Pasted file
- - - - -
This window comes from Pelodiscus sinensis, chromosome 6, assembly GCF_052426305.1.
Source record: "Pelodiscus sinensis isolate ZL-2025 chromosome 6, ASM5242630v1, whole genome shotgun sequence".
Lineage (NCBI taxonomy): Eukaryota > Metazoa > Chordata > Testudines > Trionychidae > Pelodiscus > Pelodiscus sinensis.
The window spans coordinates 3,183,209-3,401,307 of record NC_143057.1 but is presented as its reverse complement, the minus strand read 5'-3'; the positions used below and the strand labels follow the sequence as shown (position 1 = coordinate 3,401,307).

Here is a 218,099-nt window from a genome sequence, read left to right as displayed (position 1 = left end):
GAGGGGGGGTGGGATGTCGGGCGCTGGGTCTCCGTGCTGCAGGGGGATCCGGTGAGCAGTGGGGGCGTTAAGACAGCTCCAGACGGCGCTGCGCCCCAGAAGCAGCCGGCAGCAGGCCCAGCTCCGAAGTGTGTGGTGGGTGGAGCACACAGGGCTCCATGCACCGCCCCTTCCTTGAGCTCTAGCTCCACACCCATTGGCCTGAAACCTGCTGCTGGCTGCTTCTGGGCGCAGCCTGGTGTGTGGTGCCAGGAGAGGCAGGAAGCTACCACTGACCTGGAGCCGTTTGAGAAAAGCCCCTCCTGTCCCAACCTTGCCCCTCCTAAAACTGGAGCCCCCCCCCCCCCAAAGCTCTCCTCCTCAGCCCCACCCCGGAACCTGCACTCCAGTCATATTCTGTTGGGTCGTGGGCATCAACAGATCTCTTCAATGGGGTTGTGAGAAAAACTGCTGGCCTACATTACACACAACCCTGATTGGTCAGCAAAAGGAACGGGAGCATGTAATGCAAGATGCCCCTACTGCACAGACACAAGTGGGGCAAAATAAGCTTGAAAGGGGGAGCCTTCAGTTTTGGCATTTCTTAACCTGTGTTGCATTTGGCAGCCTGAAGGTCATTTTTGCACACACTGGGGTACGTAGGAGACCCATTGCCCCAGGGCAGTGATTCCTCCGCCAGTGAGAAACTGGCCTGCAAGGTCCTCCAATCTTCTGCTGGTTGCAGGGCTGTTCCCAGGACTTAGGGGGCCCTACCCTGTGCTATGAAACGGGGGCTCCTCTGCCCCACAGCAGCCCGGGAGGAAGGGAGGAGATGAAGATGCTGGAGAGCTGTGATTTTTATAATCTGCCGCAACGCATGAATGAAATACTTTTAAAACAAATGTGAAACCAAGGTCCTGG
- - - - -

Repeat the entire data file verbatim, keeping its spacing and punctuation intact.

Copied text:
This window comes from Pelodiscus sinensis, chromosome 6, assembly GCF_052426305.1.
Source record: "Pelodiscus sinensis isolate ZL-2025 chromosome 6, ASM5242630v1, whole genome shotgun sequence".
Lineage (NCBI taxonomy): Eukaryota > Metazoa > Chordata > Testudines > Trionychidae > Pelodiscus > Pelodiscus sinensis.
The window spans coordinates 3,183,209-3,401,307 of record NC_143057.1 but is presented as its reverse complement, the minus strand read 5'-3'; the positions used below and the strand labels follow the sequence as shown (position 1 = coordinate 3,401,307).

Here is a 218,099-nt window from a genome sequence, read left to right as displayed (position 1 = left end):
GAGGGGGGGTGGGATGTCGGGCGCTGGGTCTCCGTGCTGCAGGGGGATCCGGTGAGCAGTGGGGGCGTTAAGACAGCTCCAGACGGCGCTGCGCCCCAGAAGCAGCCGGCAGCAGGCCCAGCTCCGAAGTGTGTGGTGGGTGGAGCACACAGGGCTCCATGCACCGCCCCTTCCTTGAGCTCTAGCTCCACACCCATTGGCCTGAAACCTGCTGCTGGCTGCTTCTGGGCGCAGCCTGGTGTGTGGTGCCAGGAGAGGCAGGAAGCTACCACTGACCTGGAGCCGTTTGAGAAAAGCCCCTCCTGTCCCAACCTTGCCCCTCCTAAAACTGGAGCCCCCCCCCCCCCAAAGCTCTCCTCCTCAGCCCCACCCCGGAACCTGCACTCCAGTCATATTCTGTTGGGTCGTGGGCATCAACAGATCTCTTCAATGGGGTTGTGAGAAAAACTGCTGGCCTACATTACACACAACCCTGATTGGTCAGCAAAAGGAACGGGAGCATGTAATGCAAGATGCCCCTACTGCACAGACACAAGTGGGGCAAAATAAGCTTGAAAGGGGGAGCCTTCAGTTTTGGCATTTCTTAACCTGTGTTGCATTTGGCAGCCTGAAGGTCATTTTTGCACACACTGGGGTACGTAGGAGACCCATTGCCCCAGGGCAGTGATTCCTCCGCCAGTGAGAAACTGGCCTGCAAGGTCCTCCAATCTTCTGCTGGTTGCAGGGCTGTTCCCAGGACTTAGGGGGCCCTACCCTGTGCTATGAAACGGGGGCTCCTCTGCCCCACAGCAGCCCGGGAGGAAGGGAGGAGATGAAGATGCTGGAGAGCTGTGATTTTTATAATCTGCCGCAACGCATGAATGAAATACTTTTAAAACAAATGTGAAACCAAGGTCCTGG